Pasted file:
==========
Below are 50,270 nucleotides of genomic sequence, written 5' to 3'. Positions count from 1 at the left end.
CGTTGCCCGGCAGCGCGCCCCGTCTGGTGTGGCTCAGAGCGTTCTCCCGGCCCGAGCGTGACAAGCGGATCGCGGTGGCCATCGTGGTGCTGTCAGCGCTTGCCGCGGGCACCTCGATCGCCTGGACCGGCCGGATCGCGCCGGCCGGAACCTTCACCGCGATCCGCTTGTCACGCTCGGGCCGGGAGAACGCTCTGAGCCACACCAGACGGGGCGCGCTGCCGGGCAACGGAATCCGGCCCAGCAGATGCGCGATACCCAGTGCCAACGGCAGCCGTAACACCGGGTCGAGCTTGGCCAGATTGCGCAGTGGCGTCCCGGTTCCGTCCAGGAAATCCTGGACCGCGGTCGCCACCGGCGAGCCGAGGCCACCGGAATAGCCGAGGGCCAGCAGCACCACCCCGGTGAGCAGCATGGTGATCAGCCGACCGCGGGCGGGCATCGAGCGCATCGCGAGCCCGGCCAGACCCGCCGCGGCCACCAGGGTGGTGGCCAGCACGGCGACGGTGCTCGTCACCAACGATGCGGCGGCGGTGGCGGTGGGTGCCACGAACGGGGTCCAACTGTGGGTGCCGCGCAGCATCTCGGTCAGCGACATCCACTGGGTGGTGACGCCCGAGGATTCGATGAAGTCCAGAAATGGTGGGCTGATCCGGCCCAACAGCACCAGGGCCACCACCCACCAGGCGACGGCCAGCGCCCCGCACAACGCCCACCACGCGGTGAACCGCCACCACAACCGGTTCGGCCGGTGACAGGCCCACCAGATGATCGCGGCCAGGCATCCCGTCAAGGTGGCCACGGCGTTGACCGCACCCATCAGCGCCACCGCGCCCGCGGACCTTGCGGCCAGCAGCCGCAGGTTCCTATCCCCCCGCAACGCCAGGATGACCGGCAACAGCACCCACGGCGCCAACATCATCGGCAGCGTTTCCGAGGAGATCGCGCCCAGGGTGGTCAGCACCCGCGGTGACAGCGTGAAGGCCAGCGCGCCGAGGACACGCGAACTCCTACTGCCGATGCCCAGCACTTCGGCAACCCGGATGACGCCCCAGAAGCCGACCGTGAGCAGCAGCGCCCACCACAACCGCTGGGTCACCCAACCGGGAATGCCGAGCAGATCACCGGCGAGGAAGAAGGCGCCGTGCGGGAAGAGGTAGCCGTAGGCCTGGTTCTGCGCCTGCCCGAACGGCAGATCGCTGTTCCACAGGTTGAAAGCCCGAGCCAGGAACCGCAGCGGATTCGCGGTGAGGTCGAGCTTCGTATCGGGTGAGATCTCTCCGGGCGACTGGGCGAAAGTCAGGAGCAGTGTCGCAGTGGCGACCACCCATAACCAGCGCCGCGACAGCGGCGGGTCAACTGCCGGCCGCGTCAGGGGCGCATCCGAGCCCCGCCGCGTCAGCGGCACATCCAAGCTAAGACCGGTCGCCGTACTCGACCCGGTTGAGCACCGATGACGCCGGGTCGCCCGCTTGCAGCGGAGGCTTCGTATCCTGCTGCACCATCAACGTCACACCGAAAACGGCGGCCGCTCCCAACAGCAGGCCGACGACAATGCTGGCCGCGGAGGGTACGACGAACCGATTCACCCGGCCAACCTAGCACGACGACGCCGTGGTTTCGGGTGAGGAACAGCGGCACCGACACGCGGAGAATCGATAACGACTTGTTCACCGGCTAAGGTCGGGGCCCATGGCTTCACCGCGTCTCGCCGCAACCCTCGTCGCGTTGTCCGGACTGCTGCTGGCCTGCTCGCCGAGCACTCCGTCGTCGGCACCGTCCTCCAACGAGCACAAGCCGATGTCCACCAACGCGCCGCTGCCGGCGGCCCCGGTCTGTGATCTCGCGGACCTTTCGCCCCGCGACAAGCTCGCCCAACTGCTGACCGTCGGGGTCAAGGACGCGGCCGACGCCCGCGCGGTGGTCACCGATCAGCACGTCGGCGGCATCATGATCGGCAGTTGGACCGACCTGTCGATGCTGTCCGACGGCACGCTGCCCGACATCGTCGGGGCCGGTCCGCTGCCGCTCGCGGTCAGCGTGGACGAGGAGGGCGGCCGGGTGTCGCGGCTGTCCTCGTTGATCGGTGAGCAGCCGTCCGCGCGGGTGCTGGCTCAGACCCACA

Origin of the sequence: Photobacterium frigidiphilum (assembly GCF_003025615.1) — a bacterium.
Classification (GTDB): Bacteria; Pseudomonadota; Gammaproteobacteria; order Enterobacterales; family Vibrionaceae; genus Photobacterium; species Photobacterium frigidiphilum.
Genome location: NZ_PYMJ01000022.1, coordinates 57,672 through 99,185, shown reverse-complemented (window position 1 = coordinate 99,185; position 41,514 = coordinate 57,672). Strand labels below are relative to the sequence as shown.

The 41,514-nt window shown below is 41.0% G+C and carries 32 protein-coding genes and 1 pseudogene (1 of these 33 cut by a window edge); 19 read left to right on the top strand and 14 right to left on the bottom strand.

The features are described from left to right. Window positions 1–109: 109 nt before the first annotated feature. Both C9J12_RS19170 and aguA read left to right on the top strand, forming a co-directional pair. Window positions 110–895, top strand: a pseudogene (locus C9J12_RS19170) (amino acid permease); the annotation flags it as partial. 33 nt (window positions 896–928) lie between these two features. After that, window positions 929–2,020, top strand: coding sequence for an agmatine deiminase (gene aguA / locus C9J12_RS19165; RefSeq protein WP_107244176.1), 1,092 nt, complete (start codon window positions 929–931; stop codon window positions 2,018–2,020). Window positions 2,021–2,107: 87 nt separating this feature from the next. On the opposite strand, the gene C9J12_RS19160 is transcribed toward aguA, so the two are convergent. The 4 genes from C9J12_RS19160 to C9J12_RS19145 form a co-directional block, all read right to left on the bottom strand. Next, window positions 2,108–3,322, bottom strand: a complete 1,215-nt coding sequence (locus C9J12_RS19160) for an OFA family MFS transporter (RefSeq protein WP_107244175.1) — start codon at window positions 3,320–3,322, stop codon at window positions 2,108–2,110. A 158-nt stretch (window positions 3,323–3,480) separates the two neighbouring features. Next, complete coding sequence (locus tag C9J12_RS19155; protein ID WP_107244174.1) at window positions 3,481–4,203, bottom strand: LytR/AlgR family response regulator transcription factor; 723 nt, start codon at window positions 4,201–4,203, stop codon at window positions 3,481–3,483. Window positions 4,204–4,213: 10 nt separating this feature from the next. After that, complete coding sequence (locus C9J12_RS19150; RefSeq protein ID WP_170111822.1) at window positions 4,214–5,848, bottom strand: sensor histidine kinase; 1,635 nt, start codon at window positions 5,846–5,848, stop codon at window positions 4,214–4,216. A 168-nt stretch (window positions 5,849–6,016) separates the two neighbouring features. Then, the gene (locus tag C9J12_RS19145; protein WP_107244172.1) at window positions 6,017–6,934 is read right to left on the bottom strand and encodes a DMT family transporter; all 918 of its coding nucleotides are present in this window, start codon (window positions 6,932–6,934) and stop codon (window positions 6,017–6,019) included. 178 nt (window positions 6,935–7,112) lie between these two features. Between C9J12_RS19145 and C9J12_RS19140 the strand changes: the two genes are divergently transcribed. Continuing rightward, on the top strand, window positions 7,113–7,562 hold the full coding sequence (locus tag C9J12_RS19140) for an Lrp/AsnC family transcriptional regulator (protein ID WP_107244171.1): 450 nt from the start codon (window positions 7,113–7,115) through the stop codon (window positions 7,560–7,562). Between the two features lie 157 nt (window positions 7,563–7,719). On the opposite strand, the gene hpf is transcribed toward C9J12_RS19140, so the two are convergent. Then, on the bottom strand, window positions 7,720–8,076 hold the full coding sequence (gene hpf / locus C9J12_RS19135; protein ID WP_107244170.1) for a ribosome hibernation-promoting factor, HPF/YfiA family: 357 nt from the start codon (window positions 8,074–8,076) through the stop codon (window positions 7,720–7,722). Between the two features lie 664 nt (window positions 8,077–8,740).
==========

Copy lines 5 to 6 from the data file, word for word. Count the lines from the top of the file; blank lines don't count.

Genome location: NZ_PYMJ01000022.1, coordinates 57,672 through 99,185, shown reverse-complemented (window position 1 = coordinate 99,185; position 41,514 = coordinate 57,672). Strand labels below are relative to the sequence as shown.

The 41,514-nt window shown below is 41.0% G+C and carries 32 protein-coding genes and 1 pseudogene (1 of these 33 cut by a window edge); 19 read left to right on the top strand and 14 right to left on the bottom strand.